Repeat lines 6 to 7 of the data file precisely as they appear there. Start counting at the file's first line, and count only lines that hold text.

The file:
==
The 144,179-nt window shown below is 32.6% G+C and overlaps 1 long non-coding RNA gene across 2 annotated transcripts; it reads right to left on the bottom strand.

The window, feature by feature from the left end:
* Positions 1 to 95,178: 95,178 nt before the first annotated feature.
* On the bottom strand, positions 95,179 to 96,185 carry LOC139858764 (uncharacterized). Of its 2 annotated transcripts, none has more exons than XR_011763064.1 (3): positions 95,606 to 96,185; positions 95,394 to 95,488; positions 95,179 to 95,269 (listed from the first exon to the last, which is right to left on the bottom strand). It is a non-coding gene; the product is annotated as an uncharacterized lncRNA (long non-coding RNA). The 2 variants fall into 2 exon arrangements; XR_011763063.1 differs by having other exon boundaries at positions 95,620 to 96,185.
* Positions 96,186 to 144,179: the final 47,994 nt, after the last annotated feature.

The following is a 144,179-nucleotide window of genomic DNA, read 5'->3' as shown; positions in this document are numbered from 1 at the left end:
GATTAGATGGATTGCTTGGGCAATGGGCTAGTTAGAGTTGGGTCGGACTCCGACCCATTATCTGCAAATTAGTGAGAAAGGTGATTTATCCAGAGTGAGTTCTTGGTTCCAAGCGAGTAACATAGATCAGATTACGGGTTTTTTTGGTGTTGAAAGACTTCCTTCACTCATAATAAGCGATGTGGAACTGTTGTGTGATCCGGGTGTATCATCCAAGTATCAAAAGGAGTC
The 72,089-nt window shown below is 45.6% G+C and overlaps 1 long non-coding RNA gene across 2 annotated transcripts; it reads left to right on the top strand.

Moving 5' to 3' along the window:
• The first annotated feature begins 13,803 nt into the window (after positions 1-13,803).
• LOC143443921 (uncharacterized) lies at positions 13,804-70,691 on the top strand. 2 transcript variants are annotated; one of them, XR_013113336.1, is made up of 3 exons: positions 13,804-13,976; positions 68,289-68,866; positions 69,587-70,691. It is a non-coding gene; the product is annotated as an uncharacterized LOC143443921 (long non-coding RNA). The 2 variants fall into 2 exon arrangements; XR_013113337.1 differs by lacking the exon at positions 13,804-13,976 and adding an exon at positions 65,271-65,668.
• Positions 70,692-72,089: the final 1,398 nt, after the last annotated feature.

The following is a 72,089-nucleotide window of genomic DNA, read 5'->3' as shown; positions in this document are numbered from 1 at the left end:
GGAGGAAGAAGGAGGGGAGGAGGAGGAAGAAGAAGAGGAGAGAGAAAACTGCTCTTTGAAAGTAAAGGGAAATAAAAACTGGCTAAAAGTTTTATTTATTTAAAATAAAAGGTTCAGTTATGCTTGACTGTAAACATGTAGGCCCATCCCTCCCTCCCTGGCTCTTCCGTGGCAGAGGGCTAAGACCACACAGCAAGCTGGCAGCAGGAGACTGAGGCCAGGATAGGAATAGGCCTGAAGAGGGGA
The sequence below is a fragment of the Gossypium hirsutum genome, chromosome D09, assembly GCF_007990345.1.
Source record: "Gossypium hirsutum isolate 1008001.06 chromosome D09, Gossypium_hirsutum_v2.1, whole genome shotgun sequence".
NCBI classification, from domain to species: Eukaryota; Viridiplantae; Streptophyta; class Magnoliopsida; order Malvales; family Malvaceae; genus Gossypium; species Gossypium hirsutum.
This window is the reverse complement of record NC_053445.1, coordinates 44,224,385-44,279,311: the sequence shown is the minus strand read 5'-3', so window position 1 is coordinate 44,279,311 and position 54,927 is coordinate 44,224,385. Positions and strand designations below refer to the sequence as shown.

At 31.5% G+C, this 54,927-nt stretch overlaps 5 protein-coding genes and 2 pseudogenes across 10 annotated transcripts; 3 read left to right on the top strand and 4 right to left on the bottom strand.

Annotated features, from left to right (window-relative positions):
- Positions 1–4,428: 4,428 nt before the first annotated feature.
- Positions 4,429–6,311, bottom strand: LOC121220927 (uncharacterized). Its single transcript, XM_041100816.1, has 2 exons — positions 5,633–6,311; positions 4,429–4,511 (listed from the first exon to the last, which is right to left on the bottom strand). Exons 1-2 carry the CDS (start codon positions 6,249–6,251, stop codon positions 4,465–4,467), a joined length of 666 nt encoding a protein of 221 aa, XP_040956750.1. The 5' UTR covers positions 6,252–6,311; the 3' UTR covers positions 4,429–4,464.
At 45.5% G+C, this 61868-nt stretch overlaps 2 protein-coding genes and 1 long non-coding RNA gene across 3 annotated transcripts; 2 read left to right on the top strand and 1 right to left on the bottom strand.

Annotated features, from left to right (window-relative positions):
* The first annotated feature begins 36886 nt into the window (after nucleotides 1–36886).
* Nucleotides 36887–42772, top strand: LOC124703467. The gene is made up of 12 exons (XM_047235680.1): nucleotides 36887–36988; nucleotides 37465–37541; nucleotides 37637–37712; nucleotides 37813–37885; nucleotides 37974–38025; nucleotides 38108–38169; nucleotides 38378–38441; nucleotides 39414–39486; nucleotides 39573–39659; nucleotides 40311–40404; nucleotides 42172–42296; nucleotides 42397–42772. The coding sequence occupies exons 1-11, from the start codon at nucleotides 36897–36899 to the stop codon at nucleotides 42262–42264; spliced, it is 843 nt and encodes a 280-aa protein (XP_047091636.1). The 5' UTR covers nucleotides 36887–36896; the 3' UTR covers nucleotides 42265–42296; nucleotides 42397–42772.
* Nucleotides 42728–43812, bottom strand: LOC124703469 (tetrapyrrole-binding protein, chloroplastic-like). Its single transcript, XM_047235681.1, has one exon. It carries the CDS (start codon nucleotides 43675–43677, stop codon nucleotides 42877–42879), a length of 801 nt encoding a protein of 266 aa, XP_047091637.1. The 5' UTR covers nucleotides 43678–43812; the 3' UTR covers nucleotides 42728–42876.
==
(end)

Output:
The following is a 144,179-nucleotide window of genomic DNA, read 5'->3' as shown; positions in this document are numbered from 1 at the left end:
GATTAGATGGATTGCTTGGGCAATGGGCTAGTTAGAGTTGGGTCGGACTCCGACCCATTATCTGCAAATTAGTGAGAAAGGTGATTTATCCAGAGTGAGTTCTTGGTTCCAAGCGAGTAACATAGATCAGATTACGGGTTTTTTTGGTGTTGAAAGACTTCCTTCACTCATAATAAGCGATGTGGAACTGTTGTGTGATCCGGGTGTATCATCCAAGTATCAAAAGGAGTC